the good guys make it look “easy” and it is what
is required to be successful at the advanced
level. Thus, it is wise to take the time to cement
a foundation of consistently flying straight lines
back and forth parallel with the runway before
attempting inverted flight.
The forward-stick position that keeps the
plane level when inverted is essentially the
new neutral that other inputs will originate
from. When you’re comfortable enough to
attempt an inverted turn, bank the airplane
while maintaining forward stick pressure. Once
the bank has been established, push harder to
initiate the turn and adjust the amount you’re
pushing to keep the turn level. Finally, roll out
of the turn while maintaining some forward-elevator pressure.
When your plane is established on a parallel line
with its wings perfectly level and with plenty of
airspeed, the most critical aspects of performing
an outside loop are set. All you have to do is push
more elevator, hold it all the way around, and
return to the pre-loop elevator stick position at
the bottom to complete the loop.
If you aren’t too preoccupied, you should
reduce the throttle on the back side of the
loop to 1⁄ 2 or 1⁄ 4 to keep the airspeed from
becoming excessive. Note that many pilots
make the mistake of completely idling the
engine at the top of the loop, which causes the
airplane to start falling out of the loop and/or
stray off heading. Being the slowest point, the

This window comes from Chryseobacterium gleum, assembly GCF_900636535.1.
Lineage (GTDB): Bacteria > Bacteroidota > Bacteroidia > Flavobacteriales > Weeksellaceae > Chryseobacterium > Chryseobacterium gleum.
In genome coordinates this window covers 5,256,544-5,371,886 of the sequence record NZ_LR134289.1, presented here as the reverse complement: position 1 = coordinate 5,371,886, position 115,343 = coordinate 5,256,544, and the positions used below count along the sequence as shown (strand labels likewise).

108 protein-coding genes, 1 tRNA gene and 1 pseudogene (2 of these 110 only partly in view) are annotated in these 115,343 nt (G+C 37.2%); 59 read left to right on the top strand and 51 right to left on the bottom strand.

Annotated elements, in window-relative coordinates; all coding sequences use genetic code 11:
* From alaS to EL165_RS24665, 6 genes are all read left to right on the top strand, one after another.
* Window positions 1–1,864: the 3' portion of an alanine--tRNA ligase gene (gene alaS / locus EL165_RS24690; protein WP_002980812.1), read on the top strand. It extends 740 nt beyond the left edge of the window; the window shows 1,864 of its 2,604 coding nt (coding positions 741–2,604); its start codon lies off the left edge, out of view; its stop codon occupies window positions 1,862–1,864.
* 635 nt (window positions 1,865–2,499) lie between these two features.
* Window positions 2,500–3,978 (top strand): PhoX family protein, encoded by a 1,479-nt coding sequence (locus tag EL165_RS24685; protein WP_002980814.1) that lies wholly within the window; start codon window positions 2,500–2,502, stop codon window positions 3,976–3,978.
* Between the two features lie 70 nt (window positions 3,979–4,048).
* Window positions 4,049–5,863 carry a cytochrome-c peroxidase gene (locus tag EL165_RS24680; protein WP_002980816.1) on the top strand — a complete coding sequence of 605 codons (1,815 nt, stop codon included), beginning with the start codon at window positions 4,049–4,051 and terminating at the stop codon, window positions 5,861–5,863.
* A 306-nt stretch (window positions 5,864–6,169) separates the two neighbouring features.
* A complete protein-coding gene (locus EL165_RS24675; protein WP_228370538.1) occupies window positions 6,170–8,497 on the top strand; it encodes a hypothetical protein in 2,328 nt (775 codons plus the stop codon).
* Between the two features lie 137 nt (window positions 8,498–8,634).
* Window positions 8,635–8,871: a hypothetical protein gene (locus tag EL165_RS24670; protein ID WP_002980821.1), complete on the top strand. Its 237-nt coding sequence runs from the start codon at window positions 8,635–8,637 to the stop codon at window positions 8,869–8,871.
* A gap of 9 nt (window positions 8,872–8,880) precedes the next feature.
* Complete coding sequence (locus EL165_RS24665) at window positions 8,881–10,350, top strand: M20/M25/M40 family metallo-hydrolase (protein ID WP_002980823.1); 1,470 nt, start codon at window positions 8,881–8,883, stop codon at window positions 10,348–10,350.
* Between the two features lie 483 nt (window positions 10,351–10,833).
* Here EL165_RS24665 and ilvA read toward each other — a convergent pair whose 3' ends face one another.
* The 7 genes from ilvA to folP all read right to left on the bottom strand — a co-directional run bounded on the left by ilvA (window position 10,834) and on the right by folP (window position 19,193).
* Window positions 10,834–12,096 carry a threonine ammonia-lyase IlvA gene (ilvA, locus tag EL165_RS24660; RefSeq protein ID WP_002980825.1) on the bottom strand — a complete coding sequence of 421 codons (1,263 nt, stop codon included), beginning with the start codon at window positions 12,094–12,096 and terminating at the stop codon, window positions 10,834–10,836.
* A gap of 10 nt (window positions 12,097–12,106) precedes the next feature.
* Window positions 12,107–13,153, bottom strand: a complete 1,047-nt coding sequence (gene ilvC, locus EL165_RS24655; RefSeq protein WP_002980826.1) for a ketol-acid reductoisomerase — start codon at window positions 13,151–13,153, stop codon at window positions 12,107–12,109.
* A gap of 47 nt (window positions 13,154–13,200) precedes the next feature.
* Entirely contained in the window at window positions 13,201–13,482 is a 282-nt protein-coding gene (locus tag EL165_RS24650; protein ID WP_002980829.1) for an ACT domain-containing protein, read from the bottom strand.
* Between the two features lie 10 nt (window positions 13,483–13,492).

top of the loop is the last place that anyone
should idle the engine. On the other hand, loops
tend to be more round and track straighter if you
wait until after the airplane has gone over the
top of the loop to throttle back.
A typical outside loop will become tighter
or “pinched” on top as the airplane slows due
to gravity, resulting in an egg-shaped loop. If a
clock were inserted into the loop, you would see
that the pinch typically starts around 10:00 or
2:00, depending on the direction that the loop
is entered. These are the key points where you
will need to reduce the elevator and “float” over
the top to keep the loop round. The standard
technique used to routinely perform round
outside loops consists of pushing a fixed amount
of elevator at the start of the loop. At the front
side key point, reduce the elevator input slightly
to “float” over the top, then at the back side key
point, return the elevator to its original position
to match the back side radius to the front side.
A common mistake is releasing too much
Eliminate any confusion about which way to apply the elevator when
inverted by telling yourself that you will always be pushing.
REcovERy pRacticE ExERcisE: pitch up into a slight climb, roll inverted (wings level), push forward elevator for a few moments, then roll upright. Repeat this
exercise two or three times and rolling upright from inverted will become habit.
invERtEd waRmup: pitch up into a slight climb, complete a ½ roll (wings level), start pushing.
pUshing pUshing pUshing
invERtEd Right tuRn
staRt: bank right while
maintaining forward elevator
pressure, neutralize the aileron
(only), and then push harder
to initiate the turn and to keep
the plane from dropping.
tuRn Roll out:
reduce the forward
pressure turning the
airplane, and input left
aileron to level the